In 2010, Alex Shaffer was a wrestler at Hunterdon Central High School. During his sophomore year, Shaffer won the 2010 New Jersey State Wrestling Championship. His wrestling career is currently on an indefinite hiatus after breaking the L-5 vertebrae in his back. In 2011, Shaffer is receiving high praise for his cinematic debut performance in Win Win.
The film has also received numerous acclaim from critics across the country. We had a chance to sit down with the actor in celebration of the film’s Blu-Ray release. Even though his wrestling career may be over, he tells us that he still plans to move forward with acting.
“I’ve been auditioning and I have a manager,” Shaffer said. “I’ve been working really hard.” “I just came back from England where there was a three week intensive acting camp.”
Win Win tells the story of a lawyer and volunteer high school wrestling coach named Mike Flaherty (Paul Giamatti), who is struggling to make ends meet. His business isn’t doing as well as it should, and his team has yet to win a match. While trying to score some extra cash through one of his clients, Mike comes across a quiet and troubled young man named Kyle Timmons (Shaffer). He takes the kid under his wing and discovers he’s actually a very good wrestler. Just as it looks like everything is going Mike’s way, Kyle’s mom (Melanie Lynskey) shows up, fresh out of rehab, looking to set things straight and expose what Mike has done.
When it came to auditioning for the role of Kyle, Shaffer’s only experience in acting was in sixth grade in a stage version of The Pirates of Penzance. Despite this being his first time acting in several years, he went ahead with it.
“My fried texted me, telling me there was an article in the newspaper for this wrestling audition for a movie and that I should go in for it,” Shaffer said.
The funny thing about Shaffer’s audition is that he didn’t fit the requirement stated in the advertisement, but that didn’t stop him from getting the role.
“I went in for the audition and they really liked me and they told me to come in again, so I came in again,” Shaffer said. “It ended up being eight or nine more times and then I finally got the role.”
Having seen a lot of Giamatti’s films, and Ryan’s films as well, Shaffer was excited when he met them in person and worked with them on the film. He was especially excited to work with Ryan since she was in The Office, one of his favorite shows.
“When I met her in person, I was like ‘HOLLY!’” he said. “I was so impressed.” Preparing for the role wasn’t something Shaffer had thought of when it came to audition time. “I didn’t think of it as preparing,” he said. “I didn’t know how to prepare for a role. I didn’t really know how to since I didn’t really act much before.”
One thing that helped him out was listening to music. “I just tried to get myself into the mindset of being really, really angry and upset on the inside and not showing much of it in reality,” he said. “I got into the mindset of Kyle, I guess.”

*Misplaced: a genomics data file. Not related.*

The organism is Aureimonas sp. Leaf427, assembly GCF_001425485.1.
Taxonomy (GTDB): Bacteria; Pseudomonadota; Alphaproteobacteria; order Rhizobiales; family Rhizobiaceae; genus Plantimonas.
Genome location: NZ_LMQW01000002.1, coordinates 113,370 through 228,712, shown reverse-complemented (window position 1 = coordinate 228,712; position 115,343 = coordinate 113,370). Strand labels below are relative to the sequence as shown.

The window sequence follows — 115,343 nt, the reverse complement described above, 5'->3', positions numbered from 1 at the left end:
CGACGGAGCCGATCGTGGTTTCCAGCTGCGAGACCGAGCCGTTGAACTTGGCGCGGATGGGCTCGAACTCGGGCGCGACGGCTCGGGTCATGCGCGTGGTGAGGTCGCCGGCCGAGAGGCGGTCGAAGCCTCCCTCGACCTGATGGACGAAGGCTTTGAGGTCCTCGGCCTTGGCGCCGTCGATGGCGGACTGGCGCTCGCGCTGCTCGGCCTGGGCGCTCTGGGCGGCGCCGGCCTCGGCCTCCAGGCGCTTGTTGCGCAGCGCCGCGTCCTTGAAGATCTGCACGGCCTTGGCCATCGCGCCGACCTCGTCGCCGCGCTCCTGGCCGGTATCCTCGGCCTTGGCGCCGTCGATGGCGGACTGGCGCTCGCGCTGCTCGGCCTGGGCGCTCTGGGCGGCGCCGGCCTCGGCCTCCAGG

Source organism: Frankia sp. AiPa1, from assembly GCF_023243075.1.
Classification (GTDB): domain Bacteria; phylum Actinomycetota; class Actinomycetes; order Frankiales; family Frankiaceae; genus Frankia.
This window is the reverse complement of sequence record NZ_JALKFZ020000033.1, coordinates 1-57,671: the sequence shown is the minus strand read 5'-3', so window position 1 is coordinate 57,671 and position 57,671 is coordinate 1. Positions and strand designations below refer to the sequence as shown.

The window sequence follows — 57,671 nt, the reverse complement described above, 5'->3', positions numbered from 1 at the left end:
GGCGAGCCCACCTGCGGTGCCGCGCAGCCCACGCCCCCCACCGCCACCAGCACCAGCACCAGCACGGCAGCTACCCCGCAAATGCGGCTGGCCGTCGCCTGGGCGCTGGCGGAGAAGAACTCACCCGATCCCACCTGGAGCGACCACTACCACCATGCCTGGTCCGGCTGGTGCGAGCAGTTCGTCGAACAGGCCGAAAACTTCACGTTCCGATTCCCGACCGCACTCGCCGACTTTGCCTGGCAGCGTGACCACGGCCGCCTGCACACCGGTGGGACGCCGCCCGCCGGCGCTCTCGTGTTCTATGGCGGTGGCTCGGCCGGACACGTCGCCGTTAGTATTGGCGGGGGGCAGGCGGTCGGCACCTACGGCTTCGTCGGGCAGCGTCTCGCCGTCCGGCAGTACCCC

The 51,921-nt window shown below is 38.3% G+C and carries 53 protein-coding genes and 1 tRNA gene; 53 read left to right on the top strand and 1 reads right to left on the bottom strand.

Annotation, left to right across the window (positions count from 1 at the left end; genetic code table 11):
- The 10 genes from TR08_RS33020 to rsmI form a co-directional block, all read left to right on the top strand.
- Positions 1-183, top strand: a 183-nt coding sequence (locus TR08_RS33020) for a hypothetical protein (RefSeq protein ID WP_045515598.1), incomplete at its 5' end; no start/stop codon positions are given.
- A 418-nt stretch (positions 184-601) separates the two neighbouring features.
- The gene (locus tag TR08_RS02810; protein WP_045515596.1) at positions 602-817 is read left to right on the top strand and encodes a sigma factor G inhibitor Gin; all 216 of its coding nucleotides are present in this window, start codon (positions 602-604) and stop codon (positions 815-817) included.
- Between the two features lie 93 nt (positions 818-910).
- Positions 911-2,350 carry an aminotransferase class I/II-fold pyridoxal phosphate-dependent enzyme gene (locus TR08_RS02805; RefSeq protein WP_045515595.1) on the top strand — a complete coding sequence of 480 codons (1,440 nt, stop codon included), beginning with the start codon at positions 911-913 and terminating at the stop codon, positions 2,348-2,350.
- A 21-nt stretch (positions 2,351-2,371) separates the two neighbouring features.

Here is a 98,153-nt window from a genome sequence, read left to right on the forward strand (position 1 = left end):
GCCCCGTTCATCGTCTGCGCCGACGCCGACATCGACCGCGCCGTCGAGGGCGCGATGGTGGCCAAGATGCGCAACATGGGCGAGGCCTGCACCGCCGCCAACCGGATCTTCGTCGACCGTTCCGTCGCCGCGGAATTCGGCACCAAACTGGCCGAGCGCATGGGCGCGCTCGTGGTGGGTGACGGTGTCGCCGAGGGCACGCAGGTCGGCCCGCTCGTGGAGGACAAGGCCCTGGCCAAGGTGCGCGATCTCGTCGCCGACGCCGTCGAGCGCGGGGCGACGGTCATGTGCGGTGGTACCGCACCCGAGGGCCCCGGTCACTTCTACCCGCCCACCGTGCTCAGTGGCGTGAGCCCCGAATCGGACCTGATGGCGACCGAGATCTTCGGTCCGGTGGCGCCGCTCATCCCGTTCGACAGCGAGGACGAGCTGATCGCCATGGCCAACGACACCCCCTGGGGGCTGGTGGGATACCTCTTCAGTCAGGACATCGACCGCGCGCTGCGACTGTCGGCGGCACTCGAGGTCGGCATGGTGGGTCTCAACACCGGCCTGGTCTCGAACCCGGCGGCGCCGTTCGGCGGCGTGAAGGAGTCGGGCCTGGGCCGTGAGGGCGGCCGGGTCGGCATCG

“Other than the fact that we’re both good at wrestling, I would say that Kyle and I are extremely different,” Shaffer said. “Kyle’s much more quiet and to himself. If there’s someone talking in the room, he can be happy with letting that one person talk. Me, I cannot let that one person talk. I would go insane.”
Being a wrestler both on and off the screen helped Shaffer not with just doing his own stunts, but also with his portrayal of Kyle, he said.
“It also helped with the character a lot having this sport as an escape out of his life,” Shaffer said. “I can almost relate to that because I don’t look at wrestling as an escape out of my life, but it kind of used to be when I really need to be myself. And wrestling was always myself.”
The other kids featured in the movie were also wrestlers off screen. Even though there were stunt people, the fact that the kids in the movie knew how to wrestle outside of the filming stage was an added bonus. When it came to seeing himself on the big screen in his first major role, Shaffer didn’t get that surreal sense of feeling that other first time actors might have.
“It was watching myself be somebody else,” Shaffer said. “I’m watching myself be fake and I’m thinking to myself, ‘Oh, wow, that looks so fake.’ It’s not the way I would naturally say it. It’s the way Kyle would say it. So the whole entire time I watched it, I just critiqued the shit out of myself.”
Since the release of Win Win, Shaffer has seen his popularity increase. Even though he’s been taking online classes to work around his acting schedule, he still hears people from his school talking about it.
“It was cool,” Shaffer said. “A lot of kids were like ‘Oh, that Alex Shaffer kid. He’s in that movie, Win Win.’ But it was nice. They weren’t mean about it. It was really cool.”
While Shaffer may not have any projects currently lined up, he hopes to continue to work on his acting until something comes up.
Be sure to check out Win Win, now available to rent or own on DVD/Blu-ray.